A bit of year-end stock taking leads me to look at the interesting stats you can pull off the DPEA’s appeals website.
In the last year (29 December 2010 to 28 December 2011), there were 276 planning appeals decided by DPEA reporters. This is down from 457 the previous year (to 28 December 2010). This 40% fall may to some extent reflect the introduction of local review bodies, but is probably much more a reflection of developers being less willing presently to take the risk of an appeal.
Neil in commenting on the DPEA’s annual report has noted that there has been a very high rate of successful appeals in the last financial year, probably reflecting the caution of appellants in pursuing only the strongest cases.
However, another statistic points in exactly the opposite direction about the care that appellants have taken in appeals: 56 (i.e. just over 20%) of all planning permission appeals were refused on the basis that the Scottish Ministers had no remit to determine them. This is up from the previous year (55 cases refused for no remit out of 457, i.e. 12%).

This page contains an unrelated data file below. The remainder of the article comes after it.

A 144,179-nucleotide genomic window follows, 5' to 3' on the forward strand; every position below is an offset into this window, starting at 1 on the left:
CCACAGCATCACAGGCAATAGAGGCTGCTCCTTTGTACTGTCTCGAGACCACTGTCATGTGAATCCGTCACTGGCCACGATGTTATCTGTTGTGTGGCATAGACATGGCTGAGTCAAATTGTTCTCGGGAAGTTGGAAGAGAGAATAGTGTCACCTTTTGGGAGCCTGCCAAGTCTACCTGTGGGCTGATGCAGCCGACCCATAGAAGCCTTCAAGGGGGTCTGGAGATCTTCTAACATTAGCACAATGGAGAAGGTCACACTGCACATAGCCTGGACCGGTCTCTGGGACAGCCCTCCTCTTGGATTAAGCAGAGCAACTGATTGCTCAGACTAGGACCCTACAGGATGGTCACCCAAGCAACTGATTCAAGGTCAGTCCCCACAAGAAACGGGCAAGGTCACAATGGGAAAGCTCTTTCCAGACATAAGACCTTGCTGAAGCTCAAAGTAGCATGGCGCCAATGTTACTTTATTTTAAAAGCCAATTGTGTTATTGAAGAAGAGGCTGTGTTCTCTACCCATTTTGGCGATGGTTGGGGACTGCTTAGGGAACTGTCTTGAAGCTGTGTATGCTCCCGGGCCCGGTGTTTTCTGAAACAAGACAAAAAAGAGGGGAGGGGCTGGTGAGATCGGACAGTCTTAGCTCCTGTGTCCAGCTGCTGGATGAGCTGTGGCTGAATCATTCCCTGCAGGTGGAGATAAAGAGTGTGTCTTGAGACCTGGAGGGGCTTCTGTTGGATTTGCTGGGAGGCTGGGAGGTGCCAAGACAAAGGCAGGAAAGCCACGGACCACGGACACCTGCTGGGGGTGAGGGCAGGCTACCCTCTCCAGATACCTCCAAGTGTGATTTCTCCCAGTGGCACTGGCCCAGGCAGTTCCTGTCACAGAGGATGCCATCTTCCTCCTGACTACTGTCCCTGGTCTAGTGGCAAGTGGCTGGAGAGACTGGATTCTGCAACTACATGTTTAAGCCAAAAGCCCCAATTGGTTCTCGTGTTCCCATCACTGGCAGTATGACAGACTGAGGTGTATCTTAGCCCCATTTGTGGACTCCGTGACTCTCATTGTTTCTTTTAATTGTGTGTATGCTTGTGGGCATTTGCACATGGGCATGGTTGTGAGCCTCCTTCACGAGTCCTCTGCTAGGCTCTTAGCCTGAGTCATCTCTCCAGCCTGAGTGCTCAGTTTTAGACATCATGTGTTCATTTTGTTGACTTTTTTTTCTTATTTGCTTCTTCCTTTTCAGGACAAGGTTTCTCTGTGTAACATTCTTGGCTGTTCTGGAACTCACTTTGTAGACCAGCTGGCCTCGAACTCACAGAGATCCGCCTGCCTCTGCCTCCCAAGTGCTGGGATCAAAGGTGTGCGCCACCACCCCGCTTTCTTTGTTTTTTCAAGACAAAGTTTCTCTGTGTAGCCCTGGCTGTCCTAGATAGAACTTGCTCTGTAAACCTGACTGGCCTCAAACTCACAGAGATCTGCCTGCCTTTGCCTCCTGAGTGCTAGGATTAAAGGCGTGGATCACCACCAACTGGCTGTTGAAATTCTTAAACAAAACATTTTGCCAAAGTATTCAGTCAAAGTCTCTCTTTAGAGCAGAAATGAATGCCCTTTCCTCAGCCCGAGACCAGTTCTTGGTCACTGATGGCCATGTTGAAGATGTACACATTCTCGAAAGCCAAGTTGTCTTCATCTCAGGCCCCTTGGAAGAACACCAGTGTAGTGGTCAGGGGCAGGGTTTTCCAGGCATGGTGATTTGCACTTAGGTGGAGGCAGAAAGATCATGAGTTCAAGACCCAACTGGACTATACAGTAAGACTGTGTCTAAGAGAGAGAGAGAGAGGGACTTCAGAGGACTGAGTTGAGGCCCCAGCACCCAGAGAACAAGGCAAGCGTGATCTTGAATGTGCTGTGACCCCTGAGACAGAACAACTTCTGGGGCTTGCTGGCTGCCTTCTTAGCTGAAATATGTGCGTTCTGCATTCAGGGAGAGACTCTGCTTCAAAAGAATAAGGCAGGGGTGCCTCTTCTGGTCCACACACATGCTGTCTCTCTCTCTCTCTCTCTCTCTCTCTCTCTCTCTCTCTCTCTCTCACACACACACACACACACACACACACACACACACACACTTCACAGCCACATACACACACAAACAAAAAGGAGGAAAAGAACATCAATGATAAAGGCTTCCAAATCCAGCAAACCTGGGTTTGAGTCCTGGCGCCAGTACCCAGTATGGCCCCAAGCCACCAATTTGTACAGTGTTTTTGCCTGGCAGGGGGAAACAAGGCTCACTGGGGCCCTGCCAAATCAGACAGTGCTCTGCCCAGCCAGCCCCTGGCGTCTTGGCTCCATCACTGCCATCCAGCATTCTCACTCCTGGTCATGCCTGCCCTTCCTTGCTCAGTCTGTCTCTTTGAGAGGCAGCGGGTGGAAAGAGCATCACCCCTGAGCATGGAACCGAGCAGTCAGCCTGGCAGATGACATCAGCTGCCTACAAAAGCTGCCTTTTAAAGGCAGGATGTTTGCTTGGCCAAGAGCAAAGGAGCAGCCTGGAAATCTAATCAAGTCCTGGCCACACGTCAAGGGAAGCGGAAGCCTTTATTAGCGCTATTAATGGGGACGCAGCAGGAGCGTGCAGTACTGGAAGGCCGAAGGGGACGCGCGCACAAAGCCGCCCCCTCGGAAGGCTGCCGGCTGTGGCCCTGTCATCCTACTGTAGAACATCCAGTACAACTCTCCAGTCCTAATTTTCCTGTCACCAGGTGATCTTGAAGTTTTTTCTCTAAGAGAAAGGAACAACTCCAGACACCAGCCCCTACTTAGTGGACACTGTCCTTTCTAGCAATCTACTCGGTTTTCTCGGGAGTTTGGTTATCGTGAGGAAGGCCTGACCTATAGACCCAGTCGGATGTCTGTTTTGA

The great majority of these no-remit refusals have one of two reasons: first, the appeal was out of time, and second, there was no appeal remedy to the Scottish Ministers – an application should have been made to the Local Review Body instead. The latter is by my reckoning the more common reason. Plainly, one effect of the new planning system is to make failure of a case on a technicality more likely, and the risk is borne by developers. The fact the problem is getting worse underlines the need for professional advice – but the high level of technical failure of appeals suggests a problem that is systemic and the government should address as such.
On January 9, 2012